U.S. Poultry Inspection System Targeted for Overhaul

The Obama Administration wants to overhaul how the government inspects U.S. chicken and turkey plants, the first such change in 50 years, to put greater focus on food safety and reduce by a small amount the number of food-borne illnesses.

The U.S. Agriculture Department unveiled the proposal on Friday, saying it would save money and focus the work of its inspectors on areas with the greatest risk of contamination. There would be 500-800 fewer inspectors if the plan is adopted.

Consumer groups were wary. While the USDA proposal calls for more testing for pathogens, it also allows companies to speed up slaughter lines, according to the Center for Science in the Public Interest.

The Consumer Federation of America said “there has been no independent review” in a decade to show the plan will work.

But poultry trade groups representating the industry said the USDA proposal “is the logical outgrowth” of the Hazard Analysis Critical Control Point rule adopted by USDA in 1998. It requires processors to identify the danger points for meat contamination and take steps to prevent it.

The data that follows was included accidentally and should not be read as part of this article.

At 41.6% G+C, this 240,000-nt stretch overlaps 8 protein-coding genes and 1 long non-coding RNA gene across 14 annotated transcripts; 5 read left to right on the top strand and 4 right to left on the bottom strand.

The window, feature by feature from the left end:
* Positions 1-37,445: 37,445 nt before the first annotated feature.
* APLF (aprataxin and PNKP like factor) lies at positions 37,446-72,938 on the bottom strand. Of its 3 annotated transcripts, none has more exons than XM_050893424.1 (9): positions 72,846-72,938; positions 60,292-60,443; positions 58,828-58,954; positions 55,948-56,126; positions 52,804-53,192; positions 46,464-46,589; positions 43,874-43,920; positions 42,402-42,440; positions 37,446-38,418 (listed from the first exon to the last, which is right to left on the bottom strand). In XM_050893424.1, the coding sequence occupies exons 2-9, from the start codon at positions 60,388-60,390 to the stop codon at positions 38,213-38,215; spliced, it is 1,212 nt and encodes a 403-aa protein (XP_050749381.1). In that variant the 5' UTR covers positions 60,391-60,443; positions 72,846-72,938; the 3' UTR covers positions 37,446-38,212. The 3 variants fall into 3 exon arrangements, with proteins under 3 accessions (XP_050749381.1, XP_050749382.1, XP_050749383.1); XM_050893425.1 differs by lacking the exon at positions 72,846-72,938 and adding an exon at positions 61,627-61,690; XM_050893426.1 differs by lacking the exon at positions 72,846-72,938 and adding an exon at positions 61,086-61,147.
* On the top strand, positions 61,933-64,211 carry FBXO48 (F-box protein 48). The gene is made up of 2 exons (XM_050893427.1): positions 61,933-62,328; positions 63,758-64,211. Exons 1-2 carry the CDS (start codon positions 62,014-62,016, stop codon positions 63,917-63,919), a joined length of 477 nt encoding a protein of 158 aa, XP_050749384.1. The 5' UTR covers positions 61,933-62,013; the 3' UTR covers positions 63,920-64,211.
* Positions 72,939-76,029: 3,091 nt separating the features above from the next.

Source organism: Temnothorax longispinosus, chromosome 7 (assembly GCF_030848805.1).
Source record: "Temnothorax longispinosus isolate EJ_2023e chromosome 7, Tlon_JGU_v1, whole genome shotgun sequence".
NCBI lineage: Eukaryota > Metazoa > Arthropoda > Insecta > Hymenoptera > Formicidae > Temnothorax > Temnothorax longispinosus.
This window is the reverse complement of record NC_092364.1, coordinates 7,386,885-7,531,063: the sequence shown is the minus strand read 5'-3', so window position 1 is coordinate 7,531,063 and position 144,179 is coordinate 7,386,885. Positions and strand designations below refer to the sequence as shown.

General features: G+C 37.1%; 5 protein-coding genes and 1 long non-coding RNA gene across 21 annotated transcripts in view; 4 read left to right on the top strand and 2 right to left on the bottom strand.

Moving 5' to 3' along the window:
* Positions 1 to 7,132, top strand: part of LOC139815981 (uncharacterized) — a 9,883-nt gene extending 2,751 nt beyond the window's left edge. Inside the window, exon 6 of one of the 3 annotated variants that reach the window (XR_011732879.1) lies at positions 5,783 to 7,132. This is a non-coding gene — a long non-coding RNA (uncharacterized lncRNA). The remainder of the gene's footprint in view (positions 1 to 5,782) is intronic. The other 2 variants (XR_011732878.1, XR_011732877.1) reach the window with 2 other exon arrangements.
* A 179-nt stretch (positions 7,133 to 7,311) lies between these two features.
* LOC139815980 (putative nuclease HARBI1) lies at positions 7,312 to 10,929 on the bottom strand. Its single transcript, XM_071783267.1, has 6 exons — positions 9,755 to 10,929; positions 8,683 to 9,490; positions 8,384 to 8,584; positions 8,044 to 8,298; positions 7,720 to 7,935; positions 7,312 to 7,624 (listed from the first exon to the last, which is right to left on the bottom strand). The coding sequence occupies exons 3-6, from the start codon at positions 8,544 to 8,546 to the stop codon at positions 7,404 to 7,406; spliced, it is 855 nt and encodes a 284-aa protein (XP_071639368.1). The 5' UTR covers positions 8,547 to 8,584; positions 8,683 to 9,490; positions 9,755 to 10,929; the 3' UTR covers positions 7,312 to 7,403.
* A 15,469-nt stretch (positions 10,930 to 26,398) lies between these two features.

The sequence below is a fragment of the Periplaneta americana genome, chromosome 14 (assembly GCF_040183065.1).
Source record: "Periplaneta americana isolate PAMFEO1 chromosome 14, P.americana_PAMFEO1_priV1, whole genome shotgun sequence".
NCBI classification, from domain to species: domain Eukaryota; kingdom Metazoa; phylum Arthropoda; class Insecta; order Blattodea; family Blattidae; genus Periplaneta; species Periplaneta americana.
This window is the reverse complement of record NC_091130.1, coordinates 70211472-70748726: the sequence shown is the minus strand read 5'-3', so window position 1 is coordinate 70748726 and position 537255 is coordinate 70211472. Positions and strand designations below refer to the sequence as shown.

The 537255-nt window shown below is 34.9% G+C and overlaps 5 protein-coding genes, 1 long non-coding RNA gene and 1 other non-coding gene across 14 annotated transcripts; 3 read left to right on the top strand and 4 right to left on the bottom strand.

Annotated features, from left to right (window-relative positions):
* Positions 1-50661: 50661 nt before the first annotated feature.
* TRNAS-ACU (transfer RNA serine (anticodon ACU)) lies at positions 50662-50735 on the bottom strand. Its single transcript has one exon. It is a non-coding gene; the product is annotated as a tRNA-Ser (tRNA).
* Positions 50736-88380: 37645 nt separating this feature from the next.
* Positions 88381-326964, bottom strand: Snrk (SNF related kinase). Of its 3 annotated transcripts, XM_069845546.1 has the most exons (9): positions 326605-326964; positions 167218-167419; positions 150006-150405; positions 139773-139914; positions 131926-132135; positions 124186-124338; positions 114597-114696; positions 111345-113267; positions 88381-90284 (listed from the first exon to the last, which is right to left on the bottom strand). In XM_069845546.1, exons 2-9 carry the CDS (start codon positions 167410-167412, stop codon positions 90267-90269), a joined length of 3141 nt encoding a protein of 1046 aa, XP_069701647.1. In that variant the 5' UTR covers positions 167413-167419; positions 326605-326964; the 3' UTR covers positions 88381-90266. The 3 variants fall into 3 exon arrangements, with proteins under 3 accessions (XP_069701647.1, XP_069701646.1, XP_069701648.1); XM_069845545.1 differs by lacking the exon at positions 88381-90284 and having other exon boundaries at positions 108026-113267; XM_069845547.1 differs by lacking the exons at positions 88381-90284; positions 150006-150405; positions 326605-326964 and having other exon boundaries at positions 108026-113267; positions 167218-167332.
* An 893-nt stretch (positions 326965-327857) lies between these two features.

The rule would affect large U.S. poultry processors such as Tyson Foods Inc, Pilgrims Pride Corp, privately owned Perdue Farms Inc and Sanderson Farms Inc. USDA estimated the government would save $90 million over three years and meat production costs would drop by $257 million a year.

USDA said its plan, the first major overhaul of poultry inspection in 50 years, would devote more of inspector time to “off-line” activities such as pathogen sampling and verifying that sanitation and meat safety codes are being followed. It would continue its traditional slaughter-line inspections.

Poultry plants would have the option of switching to the new approach or staying under the current inspection regime. USDA will accept comments from the public for 90 days.

There are roughly 2,000 inspectors at the 175 plants that slaughter young chickens and turkeys that would be affected by the proposal, said USDA. It said the figure would be reduced by 500 to 800 positions because there would be fewer “line” inspectors.

USDA said the new system would reduce illnesses due to salmonella and campylobacter bacteria by 1.5 percent.

Chicken and turkey account for nearly half of U.S. meat consumption, forecast at 199 lbs per person this year.

(Reporting By Charles Abbott; Editing by Bob Burgdorfer)